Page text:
Disclaimer: DNF’d at 72%.
Man, YA has been in a huge slump recently, hasn’t it? Plots are recycled more often than tin cans, and if it’s not some kind of paranormal (or otherwise) romance, it’s to do with a character joining some kind of secret society, or some harrowing view of a dystopian future in which zombies, vampires or rabid pro-lifers (see Neal Shusterman’s Unwholly) have invaded. You get the idea.
So, I was naturally very excited for Rick Yancey’s The 5th Wave. Wendy Darling and Ashleigh Paige’s reviews convinced me right off the bat, and I even heard that this book had a $750,000 campaign behind it. Publishers are banking on it becoming huge, and have used all kinds of social media to help get its name out there.
The 5th Wave takes place in a world similar to our own. Then, everything changed when
the Fire Nation the aliens attacked. Their invasion takes place in four waves, each of which are fairly clever and would pretty much destroy society. (Let’s hope any potential alien invaders are from the planet Irk, eh?) The 1st wave destroys any form of electrical communication, to divide humanity. The 2nd wave triggers enormous tsunamis, wiping out cities and settlements all around the world. The 3rd wave is a manufactured disease spread by birds, that is said to be an even more aggressive strain of ebola. Now, with humanity completely on its knees, the aliens are coming down amongst us to pick off any survivors, and they’re in disguise as humans. Nowhere is safe, and you can’t trust anybody. The 5th Wave is coming, but just when or what it will be is anyone’s guess.
Now that is a great story premise. There’s panic, there’s mistrust, there’s losing your entire friends, family, and having to radically adjust to a new world in order to survive. In fact, our heroine Cassie has to go through all of that. She’s a regular schoolgirl when her mobile phone and the school computers stop working. She watches news reports in horror as major cities are swept away. She and her family watch their mother succumb to the ‘Red Plague’. Now, having been pulled apart from her family at a refugee camp, she has to try and stay alive as the mysterious invaders try to snuff out any remaining humans. That’s one hell of a crash course in survival skills.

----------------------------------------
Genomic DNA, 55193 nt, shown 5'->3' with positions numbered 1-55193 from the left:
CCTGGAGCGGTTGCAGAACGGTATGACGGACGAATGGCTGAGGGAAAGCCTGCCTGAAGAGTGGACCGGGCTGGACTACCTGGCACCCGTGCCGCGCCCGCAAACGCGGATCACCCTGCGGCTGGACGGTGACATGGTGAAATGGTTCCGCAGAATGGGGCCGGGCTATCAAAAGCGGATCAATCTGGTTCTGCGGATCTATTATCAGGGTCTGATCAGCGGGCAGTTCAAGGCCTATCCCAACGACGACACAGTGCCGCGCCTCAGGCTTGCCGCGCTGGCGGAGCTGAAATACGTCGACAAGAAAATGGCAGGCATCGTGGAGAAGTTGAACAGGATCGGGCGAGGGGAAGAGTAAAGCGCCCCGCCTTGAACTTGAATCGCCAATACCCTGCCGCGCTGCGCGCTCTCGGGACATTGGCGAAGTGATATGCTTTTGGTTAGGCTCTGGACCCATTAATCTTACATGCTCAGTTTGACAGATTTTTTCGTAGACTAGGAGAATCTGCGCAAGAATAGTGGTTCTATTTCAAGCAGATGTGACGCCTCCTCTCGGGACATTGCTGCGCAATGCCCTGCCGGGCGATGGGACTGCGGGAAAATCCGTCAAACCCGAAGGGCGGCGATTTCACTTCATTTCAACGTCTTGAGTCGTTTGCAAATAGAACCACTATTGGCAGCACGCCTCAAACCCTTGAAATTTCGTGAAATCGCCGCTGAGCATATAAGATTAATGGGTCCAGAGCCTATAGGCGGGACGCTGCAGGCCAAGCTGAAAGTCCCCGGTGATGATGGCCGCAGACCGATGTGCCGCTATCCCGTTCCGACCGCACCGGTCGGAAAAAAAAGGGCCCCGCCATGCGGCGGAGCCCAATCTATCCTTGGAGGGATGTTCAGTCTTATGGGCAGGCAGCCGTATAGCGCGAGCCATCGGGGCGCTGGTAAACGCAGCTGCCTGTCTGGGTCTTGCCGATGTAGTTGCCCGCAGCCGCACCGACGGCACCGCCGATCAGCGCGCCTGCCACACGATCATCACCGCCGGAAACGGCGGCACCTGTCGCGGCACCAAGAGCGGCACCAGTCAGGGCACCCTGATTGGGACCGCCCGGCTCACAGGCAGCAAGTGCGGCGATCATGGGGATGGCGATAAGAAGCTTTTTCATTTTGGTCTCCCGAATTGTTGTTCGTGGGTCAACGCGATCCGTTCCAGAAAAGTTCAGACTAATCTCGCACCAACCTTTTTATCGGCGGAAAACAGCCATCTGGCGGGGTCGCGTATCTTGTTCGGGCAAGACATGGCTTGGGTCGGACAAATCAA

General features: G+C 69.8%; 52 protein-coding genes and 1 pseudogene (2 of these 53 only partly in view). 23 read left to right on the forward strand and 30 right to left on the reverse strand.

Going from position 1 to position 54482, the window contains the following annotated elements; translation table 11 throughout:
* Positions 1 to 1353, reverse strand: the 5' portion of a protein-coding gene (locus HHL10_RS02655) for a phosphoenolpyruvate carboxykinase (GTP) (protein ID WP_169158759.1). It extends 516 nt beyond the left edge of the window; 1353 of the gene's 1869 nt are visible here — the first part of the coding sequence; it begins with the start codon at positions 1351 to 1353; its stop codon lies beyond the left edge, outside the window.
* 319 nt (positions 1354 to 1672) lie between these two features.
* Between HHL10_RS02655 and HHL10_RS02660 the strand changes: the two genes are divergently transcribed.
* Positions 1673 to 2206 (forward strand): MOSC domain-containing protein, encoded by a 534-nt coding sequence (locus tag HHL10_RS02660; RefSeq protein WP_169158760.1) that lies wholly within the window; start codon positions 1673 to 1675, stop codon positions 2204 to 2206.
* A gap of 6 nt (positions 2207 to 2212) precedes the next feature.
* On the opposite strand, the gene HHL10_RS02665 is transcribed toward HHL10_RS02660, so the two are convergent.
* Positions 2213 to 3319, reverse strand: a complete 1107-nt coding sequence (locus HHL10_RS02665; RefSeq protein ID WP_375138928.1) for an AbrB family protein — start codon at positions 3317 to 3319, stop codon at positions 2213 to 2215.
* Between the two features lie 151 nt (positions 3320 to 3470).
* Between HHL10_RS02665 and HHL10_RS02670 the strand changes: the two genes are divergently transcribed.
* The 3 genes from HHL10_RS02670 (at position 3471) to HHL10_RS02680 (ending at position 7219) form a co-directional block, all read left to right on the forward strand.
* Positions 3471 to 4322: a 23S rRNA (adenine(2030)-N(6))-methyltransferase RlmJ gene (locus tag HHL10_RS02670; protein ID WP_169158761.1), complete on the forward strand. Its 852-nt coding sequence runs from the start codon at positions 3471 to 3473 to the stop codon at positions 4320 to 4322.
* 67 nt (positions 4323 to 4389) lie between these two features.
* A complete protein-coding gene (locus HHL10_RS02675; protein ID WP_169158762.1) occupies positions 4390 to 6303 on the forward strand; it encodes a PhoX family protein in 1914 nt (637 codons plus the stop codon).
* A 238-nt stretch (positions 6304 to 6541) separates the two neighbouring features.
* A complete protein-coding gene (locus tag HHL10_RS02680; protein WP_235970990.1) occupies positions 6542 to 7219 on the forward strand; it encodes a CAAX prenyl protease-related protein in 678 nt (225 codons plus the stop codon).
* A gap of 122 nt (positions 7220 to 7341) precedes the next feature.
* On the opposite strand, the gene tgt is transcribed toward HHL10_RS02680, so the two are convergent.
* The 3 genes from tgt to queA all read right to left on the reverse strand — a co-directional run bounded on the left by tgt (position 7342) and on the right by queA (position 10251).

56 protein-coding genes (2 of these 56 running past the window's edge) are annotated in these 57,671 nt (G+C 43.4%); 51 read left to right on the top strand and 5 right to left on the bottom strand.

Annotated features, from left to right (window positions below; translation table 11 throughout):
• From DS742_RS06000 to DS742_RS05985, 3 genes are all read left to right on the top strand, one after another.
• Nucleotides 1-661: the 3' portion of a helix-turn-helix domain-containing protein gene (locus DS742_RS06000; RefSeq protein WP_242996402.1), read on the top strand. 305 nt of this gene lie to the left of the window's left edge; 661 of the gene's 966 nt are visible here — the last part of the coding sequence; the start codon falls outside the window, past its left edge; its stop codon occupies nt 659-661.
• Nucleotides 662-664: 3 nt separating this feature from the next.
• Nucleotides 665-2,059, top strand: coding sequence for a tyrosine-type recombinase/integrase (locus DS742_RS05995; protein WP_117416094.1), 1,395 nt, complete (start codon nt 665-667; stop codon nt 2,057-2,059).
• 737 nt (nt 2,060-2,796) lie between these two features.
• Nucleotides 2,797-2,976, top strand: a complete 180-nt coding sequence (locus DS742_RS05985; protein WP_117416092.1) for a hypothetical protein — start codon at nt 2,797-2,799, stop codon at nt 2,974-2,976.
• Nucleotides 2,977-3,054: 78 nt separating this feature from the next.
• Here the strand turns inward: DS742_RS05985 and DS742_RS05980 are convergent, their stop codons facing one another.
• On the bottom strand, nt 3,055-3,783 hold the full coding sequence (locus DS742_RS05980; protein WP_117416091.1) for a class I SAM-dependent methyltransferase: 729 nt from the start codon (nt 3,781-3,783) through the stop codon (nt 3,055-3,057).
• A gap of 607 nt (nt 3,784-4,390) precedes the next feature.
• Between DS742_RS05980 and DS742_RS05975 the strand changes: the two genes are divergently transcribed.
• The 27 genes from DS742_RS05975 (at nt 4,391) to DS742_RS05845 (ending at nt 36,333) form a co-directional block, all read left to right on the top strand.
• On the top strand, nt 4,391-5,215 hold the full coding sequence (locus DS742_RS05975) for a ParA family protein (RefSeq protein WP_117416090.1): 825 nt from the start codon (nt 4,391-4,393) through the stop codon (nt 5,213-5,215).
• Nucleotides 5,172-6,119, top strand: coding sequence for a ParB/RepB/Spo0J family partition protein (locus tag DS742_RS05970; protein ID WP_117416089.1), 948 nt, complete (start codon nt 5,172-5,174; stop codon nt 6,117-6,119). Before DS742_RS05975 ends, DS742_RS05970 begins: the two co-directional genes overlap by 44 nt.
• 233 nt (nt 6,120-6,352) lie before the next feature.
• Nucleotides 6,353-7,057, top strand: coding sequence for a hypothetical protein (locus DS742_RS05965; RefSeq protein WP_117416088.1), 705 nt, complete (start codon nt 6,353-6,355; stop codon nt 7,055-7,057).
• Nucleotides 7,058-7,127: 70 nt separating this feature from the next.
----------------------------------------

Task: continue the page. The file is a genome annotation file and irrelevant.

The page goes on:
In fact, Cassie is a great character to begin with. She doesn’t moan about her situation too much, she just gets out there are does what needs to be done. The only real link she has left to her family after she’s separated is her baby brother’s teddy bear, and her most prized possession becomes a rifle she learned to use at the refugee camp.
My biggest qualm with the novel, however, has to be the multiple viewpoints. We have a viewpoint from Cassie, then a viewpoint from an alien soldier, then a teenage boy, then Cassie again, and then back to teenage boy going through boot camp. I don’t normally take this long to read books (especially when it’s a highly-anticipated ARC such as this), but owing to various things which have kept me reading and limited my leisure reading time, I was often confused as hell as to whose head I was currently inhabiting. I had to keep flipping pages and back and forth, because the shifting viewpoints just do not transition well at all.
The alien’s viewpoint was quite interesting, though. I liked how his prime initiative was to kill Cassie, and yet his human host had affected his mindset so that he didn’t just take the shot and get rid of her whilst she was injured and hiding underneath a car. I was getting slight vibes of The Host, funnily enough, but now that’s left a bad taste in my mouth.